An historical journey through Britain's past.
The humble pub sign, a sign that refreshment is close at hand. A sign that is almost as old as the pub itself. Dangling in the wind or nailed firmly to an ancient wall. A sign that everything is going to be OK, once you are through that doors. Pull up a bar stool and let me tell you more.
The Public House sign started off with the Romans and their wine version of the pub, the Tabernae. They would hang vines outside, so weary travellers or thirsty folk would know which house would imbibe them. When the Romans landed on what they called Albion, vines and wine in general were in short supply (unlike now where British Sparkling wine will give the French a run for their money). So, they would place an evergreen bush outside the door as a substitute, pubs named The Bush or The Holly Bush are so called because of this very reason.
When ale became the drink of choice the landlord would place a hop pole or alestake out over the door into the street to attract the patrons from a distance. These poles were used to stir the brew. But as time went on these poles became longer and longer until eventually they stretched so far into the highway that they began to block it. A new sign was required that didn’t knock unobservant riders off their horses.
To aid this in 1393 King Richard decreed ‘That whoever shall brew ale in the town, with the purpose of selling it, shall hang out a sign otherwise he shall forfeit his ale’. And no one likes to forfeit their ale, especially not a landlord. But as most people were still illiterate, painted signs began to appear. So, people could say to someone, ‘I will meet you under the sign of the ‘Bull and Bush’’. (which incidentally would have once been called so because it used to be called The Bush but had probably become a place specialising in Bull baiting).
Religious pilgrimages were big business up until the 16th century. These pilgrimages were like the music festivals of today. And the brewers and innkeepers wanted some of the action. So, roadside inns began naming themselves after religious artefacts or religious figures to lure these weary pilgrims in to a place of salvation and salutation. This gave rise to pubs such as The Crossed Keys, the emblem of St Peter and his keys to heaven. The Mitre to acknowledge the Priest’s headgear. And our favourite religious pub The Ship. Why is The Ship religious I hear you ask; well, it is a veiled nod to Noah’s Ark. During the reformation, while Henry the VIII reigned, many pubs thought it best not to show that they supported any religious faction, well at least not too obviously as they’d seen what’d happened to Monasteries and Abbeys. So, pubs called the Noah Ark were changed to The Ship, sneaky publicans. Which is why there are many Ships in cities, towns and villages that are a long way from any navigational sea.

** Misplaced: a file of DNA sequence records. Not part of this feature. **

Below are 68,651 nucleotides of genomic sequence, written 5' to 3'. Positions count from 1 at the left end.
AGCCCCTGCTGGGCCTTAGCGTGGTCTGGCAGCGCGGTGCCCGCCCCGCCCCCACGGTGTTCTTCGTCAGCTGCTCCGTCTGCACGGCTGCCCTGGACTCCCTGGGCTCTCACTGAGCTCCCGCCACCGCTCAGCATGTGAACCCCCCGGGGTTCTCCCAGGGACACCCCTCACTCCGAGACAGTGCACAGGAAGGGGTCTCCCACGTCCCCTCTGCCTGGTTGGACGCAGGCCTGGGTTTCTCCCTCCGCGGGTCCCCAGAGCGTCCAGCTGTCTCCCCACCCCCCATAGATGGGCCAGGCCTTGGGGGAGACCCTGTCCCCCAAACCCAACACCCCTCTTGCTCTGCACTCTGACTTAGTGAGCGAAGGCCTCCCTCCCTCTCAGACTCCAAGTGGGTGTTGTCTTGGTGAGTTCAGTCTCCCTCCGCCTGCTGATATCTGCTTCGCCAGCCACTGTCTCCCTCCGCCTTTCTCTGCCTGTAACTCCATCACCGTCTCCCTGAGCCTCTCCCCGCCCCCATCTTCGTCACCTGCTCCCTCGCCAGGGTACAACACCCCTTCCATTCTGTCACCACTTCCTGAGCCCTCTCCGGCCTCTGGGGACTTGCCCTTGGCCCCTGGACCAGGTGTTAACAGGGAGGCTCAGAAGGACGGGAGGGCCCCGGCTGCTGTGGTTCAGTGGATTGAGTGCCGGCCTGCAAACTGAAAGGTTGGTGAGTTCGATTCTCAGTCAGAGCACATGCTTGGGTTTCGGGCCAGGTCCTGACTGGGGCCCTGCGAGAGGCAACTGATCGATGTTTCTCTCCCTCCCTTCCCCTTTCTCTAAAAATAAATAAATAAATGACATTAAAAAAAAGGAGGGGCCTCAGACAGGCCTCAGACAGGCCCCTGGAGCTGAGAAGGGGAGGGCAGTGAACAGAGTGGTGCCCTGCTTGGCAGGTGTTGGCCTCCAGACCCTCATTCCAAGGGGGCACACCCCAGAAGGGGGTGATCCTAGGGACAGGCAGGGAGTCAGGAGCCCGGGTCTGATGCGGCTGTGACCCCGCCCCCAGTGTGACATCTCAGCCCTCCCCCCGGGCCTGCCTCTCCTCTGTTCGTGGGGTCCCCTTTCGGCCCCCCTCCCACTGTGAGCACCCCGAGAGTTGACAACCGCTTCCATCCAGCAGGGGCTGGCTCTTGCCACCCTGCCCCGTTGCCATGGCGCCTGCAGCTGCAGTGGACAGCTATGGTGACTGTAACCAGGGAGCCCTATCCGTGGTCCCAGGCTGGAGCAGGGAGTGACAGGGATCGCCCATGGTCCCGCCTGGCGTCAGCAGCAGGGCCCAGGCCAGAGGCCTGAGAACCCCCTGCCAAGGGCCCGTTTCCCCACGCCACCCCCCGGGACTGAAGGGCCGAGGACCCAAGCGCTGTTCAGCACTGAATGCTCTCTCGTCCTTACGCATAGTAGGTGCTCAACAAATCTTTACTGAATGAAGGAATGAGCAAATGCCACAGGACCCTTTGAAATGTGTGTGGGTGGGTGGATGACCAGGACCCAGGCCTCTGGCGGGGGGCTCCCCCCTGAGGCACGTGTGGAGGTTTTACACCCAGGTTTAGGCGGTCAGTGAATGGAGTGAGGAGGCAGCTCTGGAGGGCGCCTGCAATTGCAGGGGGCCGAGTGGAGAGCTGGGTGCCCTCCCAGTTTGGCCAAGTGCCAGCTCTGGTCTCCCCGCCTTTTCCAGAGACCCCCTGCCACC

With such a wide variety of names and signs is hard to do justice here. But some of the stories are more interesting than others. Some pubs are named after other pubs who had reputations of selling good ale, so they just stole the name and hoped people would think they are the pub in question that sold a decent pint.
The Royals of course have had more than an influence on pub names. From simply The Crown or the King’s Arms to more obscure ones like The Cat and the Fiddle, which probably goes back to Henry the VIII and his first wife Catherine La Fidele or Catherine the Faithful as she was known. Another Royal bastardisation is ‘Elephant and Castle’ named after the wife of King Edward I, Eleanor of Castile.
Pubs took their names from a wide variety sources. Maybe the local trades and occupations like the Golden Fleece, the Bricklayers Arms or The Sailor’s Return. Others from the sport that was popular in the area, The Greyhound, The Hare and Hound or The Dog and Duck. Some just wanted to curry favour with the local gentry so would doff their caps with names such as The Devonshire Arms or the Shrewsbury Arms neither are found where you might think, it has all to do with which lord owned the land.
The Marquis of Granby is a pub name that spread across the land. He was the Commander in Chief of the British Army during the Seven Years War and after the Battle of Warburg in 1760 bought pubs for all of his non-commissioned officers. One way to get your name known throughout the land but it bankrupted him and he died 10 years later penniless with huge debts. But never short of a place for a free pint no doubt.
As you can see taking a leisurely stroll along the high streets and country lanes of this green and pleasant land, is like a stroll through history. The hand painted signs gently swinging in the wind are history teachers. They tell stories of yore, some stories are full of truth, yet others sneakily hoodwink you. The stories they tell are political, religious and cultural. They talk of art, sport and business. They are a social time machine hanging above our heads, as we sip as cold beer on a cold winter’s night, and hear it creaking in the wind guiding a fellow thirsty traveller to join us by the log fire.